“MOMMY, I’M READY FOR SCHOOL!” Kindergarten readiness means that your child will be able to learn that which is taught in the kindergarten he attends. It also means that your child will be able to interact effectively with the other children and the teacher in that particular school. In general, readiness is dependent on a range of academic and emotional variables. What are they? Academically, your child is probably ready for kindergarten if he can write his name, count, recognize most letters, and demonstrate certain small motor skills, e.g., cutting and holding a pencil properly. Your child should also demonstrate the ability to follow simple sequential directions, have articulate speech, comprehend simple stories, recognize numbers, and understand basic comparisons. Your child should be able to tell a chronological story.
Aside from these academic…show more content… Which objects are the same color or size, smaller or larger, heavier or lighter, etc.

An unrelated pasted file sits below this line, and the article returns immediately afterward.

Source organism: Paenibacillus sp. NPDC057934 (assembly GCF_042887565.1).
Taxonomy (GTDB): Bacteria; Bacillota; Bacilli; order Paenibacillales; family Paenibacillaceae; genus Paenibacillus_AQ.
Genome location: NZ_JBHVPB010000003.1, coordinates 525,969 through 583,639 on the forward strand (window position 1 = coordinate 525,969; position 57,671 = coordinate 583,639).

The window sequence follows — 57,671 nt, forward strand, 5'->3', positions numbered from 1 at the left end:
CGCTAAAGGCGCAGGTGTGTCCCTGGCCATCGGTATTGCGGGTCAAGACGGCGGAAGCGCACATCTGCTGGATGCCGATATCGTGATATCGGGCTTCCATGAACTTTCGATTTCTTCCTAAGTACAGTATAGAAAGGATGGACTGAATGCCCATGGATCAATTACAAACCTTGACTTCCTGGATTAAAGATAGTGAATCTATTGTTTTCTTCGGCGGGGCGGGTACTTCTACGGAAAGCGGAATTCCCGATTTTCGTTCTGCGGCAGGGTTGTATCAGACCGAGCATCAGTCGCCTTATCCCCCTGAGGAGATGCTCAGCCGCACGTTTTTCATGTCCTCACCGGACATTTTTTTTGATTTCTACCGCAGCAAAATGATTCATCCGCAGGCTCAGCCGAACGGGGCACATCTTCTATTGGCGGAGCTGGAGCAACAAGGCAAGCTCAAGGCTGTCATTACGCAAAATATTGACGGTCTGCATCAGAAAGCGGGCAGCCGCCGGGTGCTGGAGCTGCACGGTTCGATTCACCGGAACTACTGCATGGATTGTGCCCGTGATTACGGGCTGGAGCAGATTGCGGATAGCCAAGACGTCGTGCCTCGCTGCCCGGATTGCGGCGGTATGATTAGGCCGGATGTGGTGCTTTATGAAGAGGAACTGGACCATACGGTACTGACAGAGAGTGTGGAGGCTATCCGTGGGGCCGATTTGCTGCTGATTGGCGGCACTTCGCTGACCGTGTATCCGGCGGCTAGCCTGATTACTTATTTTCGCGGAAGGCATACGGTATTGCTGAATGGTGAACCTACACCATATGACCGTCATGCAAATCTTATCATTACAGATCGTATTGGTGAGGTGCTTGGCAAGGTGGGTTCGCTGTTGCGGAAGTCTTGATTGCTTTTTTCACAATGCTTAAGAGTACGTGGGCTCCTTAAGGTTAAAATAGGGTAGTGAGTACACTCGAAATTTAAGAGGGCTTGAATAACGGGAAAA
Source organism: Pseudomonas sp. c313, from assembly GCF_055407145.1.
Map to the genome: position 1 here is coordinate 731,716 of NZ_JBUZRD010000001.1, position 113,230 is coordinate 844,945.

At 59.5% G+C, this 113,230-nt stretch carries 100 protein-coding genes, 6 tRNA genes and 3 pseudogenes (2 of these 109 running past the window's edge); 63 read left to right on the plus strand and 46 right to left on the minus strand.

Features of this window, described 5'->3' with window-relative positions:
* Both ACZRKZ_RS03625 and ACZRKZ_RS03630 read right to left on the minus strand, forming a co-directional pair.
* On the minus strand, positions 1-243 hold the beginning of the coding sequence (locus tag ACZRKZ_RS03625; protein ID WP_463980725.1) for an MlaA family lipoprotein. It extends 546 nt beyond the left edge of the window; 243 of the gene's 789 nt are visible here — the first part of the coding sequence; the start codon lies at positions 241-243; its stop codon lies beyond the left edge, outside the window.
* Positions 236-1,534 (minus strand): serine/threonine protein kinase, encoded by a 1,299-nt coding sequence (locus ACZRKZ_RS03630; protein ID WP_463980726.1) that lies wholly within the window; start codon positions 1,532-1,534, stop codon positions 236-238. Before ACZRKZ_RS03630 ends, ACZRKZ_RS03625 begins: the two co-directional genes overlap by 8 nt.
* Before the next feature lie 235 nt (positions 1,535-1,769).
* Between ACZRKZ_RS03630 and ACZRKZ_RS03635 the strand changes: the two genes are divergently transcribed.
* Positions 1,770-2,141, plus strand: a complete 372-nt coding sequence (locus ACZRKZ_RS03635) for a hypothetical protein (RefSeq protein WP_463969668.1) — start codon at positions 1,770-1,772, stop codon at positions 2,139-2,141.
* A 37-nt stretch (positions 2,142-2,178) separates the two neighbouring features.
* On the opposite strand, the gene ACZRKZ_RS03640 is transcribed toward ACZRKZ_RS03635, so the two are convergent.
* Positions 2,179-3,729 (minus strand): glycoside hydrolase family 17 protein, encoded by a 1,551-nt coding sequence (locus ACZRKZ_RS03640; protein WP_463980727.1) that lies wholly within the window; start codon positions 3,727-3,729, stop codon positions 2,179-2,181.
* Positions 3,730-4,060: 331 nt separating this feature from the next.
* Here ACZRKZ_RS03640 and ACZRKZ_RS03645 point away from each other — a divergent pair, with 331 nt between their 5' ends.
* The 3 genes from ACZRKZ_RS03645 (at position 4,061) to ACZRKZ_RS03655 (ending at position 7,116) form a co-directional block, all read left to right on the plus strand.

• On a daily basis, singing songs, reading stories, and working on puzzles with your child.
• Extending “pretend play” sessions with your child (having a “real food” tea party, “opening” a market in the living room for an afternoon, “operating” a restaurant for dinner one evening). Occasionally, invite one of your child’s peers to join you in these activities.
• Implementing “sorting and classifying” activities into your child’s daily life. Cut and sort pictures from magazines, “spot” all the red cars on the way to the market, separate coins from his piggy bank together, sort the socks from the laundry.
• Helping your child “write” letters and draw pictures to be sent by mail to a favorite friend or relative—especially one who will reciprocate.
• Reading rhymes and encouraging “word play” composed of simple rhymes. “See you later alligator; after a while, crocodile,” will help your child to recognize similar sounds and simultaneously discover the joy of